Episode 51: The music of community service with Dave Earling
Dave Earling has worn the mantles of many different roles.
Student. Musician. Husband. Father. Grandfather. Teacher. Business owner. City council member. Volunteer.
And perhaps most recently and visibly, Mayor of Edmonds.
Earling speaks in this episode of the Check It Out! podcast as he brings that role as city executive to close.
“I jokingly say that I have a checkered past,” Earling says. “But, if you are truly interested in what you are doing, you’ll be successful and that’s how I’ve worked.”
Earling’s service as mayor ends Dec. 31, 2019, but his eight years at the helm is hardly the extent of his involvement and support for Edmonds. Earling is well-known for his unabashed boosterism phrase, “It is always sunny and 82 in Edmonds.” The actual weather at the moment never matters to Earling’s outlook.
As a 23-year-old sporting a freshly minted graduate music degree from Washington State University, Earling says his first job at Shoreline Community College in some ways set the tone for what was to follow.
“I taught at Shoreline for 11 years,” Earling says. “I was interested in preparing people for performance. As a conductor, you put out a sheet of music, rehearse and then have a performance.
“It’s exhilarating to see people go through the process, to share the pleasure of the performance and realize that accomplishment.”
Earling says that when he arrived at Shoreline, there were 32 performance students and by the time he left, there were more than 200.
“Always leave it better than you arrived,” Earling says of one of his guiding principles.
That experience of bringing disparate individuals together for a commonly identified goal became Earlring’s go-to approach as he moved into business and politics.
An intense schedule promoted Earling to take a break from teaching and he went to work at Edmonds Realty. “I worked there for a number of years until I had an opportunity to buy the company,” he says. “We watched it grow, watched the success of the various agents we hired.”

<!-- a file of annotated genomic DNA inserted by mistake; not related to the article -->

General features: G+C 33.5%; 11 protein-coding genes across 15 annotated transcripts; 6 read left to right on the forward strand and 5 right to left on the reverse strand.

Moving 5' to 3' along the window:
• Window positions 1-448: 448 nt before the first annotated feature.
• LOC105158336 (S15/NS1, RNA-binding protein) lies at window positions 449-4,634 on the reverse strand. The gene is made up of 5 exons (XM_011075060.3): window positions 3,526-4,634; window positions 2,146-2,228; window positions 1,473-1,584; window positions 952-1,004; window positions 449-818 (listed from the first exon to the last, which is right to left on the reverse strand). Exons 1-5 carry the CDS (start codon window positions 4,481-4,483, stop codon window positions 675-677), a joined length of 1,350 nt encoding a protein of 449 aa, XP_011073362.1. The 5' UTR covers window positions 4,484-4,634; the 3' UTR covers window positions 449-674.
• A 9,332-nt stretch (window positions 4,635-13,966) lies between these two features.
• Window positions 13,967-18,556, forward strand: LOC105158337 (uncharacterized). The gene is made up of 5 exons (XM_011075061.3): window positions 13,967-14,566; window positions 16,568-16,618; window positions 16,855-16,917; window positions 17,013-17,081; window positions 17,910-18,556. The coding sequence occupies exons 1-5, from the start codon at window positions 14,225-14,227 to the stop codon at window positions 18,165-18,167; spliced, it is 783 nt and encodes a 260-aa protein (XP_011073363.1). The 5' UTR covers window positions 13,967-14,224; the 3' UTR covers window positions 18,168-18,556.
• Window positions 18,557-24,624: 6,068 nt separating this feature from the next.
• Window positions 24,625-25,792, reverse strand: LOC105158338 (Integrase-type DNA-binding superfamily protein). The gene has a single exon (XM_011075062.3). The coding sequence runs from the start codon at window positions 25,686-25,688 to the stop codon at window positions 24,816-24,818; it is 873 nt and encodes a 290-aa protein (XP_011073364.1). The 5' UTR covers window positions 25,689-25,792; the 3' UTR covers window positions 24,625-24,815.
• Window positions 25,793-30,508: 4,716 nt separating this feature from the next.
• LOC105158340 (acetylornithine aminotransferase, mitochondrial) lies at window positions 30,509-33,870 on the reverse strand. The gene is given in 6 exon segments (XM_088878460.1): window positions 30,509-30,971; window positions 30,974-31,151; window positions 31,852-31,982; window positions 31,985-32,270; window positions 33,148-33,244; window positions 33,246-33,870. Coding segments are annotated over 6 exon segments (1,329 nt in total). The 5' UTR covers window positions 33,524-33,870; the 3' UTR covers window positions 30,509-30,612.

During that time, Earling became involved with the Edmonds Chamber of Commerce and eventually serving as president and growing the organization.
A desire to become more involved led to a successful run for city council. “I was on (the council) for 12 years through a variety of leadership styles,” Earling says. “When you are in an elected position, you don’t choose friends, they just show up and you have to make it work.”
From his time as mayor, Earling cites many accomplishments, but says he is particularly proud of the city’s designation by the state of Washington as a “Creative District,” the first in the state. “We have a great base of things in Edmonds around the arts and we are focused on trying to expand that,” he says.
While Earling says he’s not exactly sure what lies ahead for himself beyond a bit of relaxing, he does feel good about where the city is headed.
“This will sound corny,” Earling says. “Edmonds is a rare gem. How many cities can you drive to and have a small-town experience? Edmonds is a daytime destination, just 14 miles from downtown Seattle. My philosophy is you go where you find success and we need to continue to build on what we have.”
Episode length: 1:05:53
- WSU School of Music
- Shoreline Community College Music Department
- Edmonds Realty
- Edmonds Chamber of Commerce
- City of Edmonds
- Edmonds Creative District
- Growth Management Hearing Board
Susan Hempstead is Assistant Director of Strategic Relations for Sno-Isle Libraries. Susan joined Sno-Isle Libraries in 2015 bringing 15 years of customer, community and government relations experience.
Jim Hills is the library district’s Assistant Communications Director, Communications & Marketing. Jim is a storyteller who claims to still have some ink in his veins from familial connections with, and previous-career infusions from, the newspaper biz.
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